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On the impoverishment of scientific education

Overview of attention for article published in EURASIP Journal on Bioinformatics & Systems Biology, November 2013
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Mentioned by

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1 Google+ user

Citations

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4 Dimensions

Readers on

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19 Mendeley
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Title
On the impoverishment of scientific education
Published in
EURASIP Journal on Bioinformatics & Systems Biology, November 2013
DOI 10.1186/1687-4153-2013-15
Pubmed ID
Authors

Edward R Dougherty

Abstract

Hannah Arendt, one of the foremost political philosophers of the twentieth century, has argued that it is the responsibility of educators not to leave children in their own world but instead to bring them into the adult world so that, as adults, they can carry civilization forward to whatever challenges it will face by bringing to bear the learning of the past. In the same collection of essays, she discusses the recognition by modern science that Nature is inconceivable in terms of ordinary human conceptual categories - as she writes, 'unthinkable in terms of pure reason'. Together, these views on scientific education lead to an educational process that transforms children into adults, with a scientific adult being one who has the ability to conceptualize scientific systems independent of ordinary physical intuition. This article begins with Arendt's basic educational and scientific points and develops from them a critique of current scientific education in conjunction with an appeal to educate young scientists in a manner that allows them to fulfill their potential 'on the shoulders of giants'. While the article takes a general philosophical perspective, its specifics tend to be directed at biomedical education, in particular, how such education pertains to translational science.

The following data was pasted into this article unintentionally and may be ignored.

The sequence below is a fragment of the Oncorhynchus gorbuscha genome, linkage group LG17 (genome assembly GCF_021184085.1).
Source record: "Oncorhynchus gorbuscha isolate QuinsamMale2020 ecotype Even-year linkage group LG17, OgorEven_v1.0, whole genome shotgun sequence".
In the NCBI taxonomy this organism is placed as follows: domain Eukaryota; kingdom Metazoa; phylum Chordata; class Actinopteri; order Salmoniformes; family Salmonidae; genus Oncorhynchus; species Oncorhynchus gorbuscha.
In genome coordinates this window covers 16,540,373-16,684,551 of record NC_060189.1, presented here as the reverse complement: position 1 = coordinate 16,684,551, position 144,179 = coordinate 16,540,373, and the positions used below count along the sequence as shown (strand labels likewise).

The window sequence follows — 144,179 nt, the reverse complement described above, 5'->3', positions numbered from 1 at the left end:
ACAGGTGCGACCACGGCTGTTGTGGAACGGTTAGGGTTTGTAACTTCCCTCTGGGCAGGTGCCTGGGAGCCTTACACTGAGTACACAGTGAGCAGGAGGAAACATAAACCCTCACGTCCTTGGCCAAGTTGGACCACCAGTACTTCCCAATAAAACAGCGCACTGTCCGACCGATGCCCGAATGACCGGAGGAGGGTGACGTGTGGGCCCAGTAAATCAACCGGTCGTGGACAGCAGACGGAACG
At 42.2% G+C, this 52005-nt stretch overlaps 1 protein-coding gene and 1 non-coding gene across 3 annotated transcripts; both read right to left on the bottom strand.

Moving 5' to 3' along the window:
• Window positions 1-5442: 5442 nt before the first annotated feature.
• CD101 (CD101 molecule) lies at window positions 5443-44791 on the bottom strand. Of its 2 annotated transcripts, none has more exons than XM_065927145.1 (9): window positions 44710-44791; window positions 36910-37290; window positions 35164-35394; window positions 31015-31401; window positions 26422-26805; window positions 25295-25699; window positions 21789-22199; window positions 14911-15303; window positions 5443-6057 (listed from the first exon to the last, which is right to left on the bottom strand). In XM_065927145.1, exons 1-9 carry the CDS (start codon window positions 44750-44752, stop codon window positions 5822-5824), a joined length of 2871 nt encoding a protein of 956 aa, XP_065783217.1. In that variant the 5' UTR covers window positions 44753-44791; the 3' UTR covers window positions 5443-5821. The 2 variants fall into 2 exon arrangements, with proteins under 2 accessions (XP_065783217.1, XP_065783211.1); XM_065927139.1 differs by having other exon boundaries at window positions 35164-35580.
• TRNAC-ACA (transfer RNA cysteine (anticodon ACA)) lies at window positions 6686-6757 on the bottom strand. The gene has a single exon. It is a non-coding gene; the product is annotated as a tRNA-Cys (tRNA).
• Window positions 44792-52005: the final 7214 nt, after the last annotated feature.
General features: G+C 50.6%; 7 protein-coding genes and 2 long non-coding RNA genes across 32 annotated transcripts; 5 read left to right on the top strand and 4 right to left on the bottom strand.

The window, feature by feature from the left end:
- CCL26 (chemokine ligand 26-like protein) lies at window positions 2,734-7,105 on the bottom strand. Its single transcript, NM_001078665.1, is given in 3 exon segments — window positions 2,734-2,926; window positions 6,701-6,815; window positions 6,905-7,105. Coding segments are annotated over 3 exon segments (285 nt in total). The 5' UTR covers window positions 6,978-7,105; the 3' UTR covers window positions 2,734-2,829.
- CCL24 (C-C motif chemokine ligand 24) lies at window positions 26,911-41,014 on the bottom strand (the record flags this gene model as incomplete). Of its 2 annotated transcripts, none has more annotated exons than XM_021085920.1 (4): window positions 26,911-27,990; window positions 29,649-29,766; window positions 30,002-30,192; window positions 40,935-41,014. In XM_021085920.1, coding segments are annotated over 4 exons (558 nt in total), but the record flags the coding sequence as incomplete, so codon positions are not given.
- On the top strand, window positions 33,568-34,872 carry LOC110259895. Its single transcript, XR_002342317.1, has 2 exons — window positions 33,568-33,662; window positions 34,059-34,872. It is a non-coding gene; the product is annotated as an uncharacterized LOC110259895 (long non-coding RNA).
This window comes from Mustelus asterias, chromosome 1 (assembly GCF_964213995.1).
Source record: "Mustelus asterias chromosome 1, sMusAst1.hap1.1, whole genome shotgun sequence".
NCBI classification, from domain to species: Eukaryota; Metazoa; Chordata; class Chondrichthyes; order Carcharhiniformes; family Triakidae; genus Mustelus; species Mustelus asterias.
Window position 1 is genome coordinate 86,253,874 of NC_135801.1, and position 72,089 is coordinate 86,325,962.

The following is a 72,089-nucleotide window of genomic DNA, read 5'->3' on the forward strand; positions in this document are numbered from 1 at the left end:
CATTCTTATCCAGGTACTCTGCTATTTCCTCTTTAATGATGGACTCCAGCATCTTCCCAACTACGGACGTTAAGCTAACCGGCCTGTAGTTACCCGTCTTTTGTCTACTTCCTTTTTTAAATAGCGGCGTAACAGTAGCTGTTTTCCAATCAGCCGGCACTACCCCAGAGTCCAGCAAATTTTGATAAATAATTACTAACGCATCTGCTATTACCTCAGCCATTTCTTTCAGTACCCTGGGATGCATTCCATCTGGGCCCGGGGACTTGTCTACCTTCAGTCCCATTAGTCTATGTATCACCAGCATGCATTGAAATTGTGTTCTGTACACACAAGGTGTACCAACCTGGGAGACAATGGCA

Mendeley readers

The data shown below were compiled from readership statistics for 19 Mendeley readers of this research output. Click here to see the associated Mendeley record.

Geographical breakdown

Country Count As %
Iran, Islamic Republic of 1 5%
United States 1 5%
Unknown 17 89%

Demographic breakdown

Readers by professional status Count As %
Student > Ph. D. Student 5 26%
Researcher 4 21%
Lecturer 2 11%
Professor > Associate Professor 2 11%
Unspecified 1 5%
Other 4 21%
Unknown 1 5%
Readers by discipline Count As %
Agricultural and Biological Sciences 7 37%
Medicine and Dentistry 3 16%
Computer Science 2 11%
Nursing and Health Professions 1 5%
Mathematics 1 5%
Other 3 16%
Unknown 2 11%

Attention Score in Context

This research output has an Altmetric Attention Score of 1. This is our high-level measure of the quality and quantity of online attention that it has received. This Attention Score, as well as the ranking and number of research outputs shown below, was calculated when the research output was last mentioned on 02 December 2013.
All research outputs
#7,801,308
of 12,434,754 outputs
Outputs from EURASIP Journal on Bioinformatics & Systems Biology
#22
of 51 outputs
Outputs of similar age
#119,105
of 228,290 outputs
Outputs of similar age from EURASIP Journal on Bioinformatics & Systems Biology
#3
of 8 outputs
Altmetric has tracked 12,434,754 research outputs across all sources so far. This one is in the 23rd percentile – i.e., 23% of other outputs scored the same or lower than it.
So far Altmetric has tracked 51 research outputs from this source. They receive a mean Attention Score of 1.7. This one is in the 45th percentile – i.e., 45% of its peers scored the same or lower than it.
Older research outputs will score higher simply because they've had more time to accumulate mentions. To account for age we can compare this Altmetric Attention Score to the 228,290 tracked outputs that were published within six weeks on either side of this one in any source. This one is in the 36th percentile – i.e., 36% of its contemporaries scored the same or lower than it.
We're also able to compare this research output to 8 others from the same source and published within six weeks on either side of this one. This one has scored higher than 5 of them.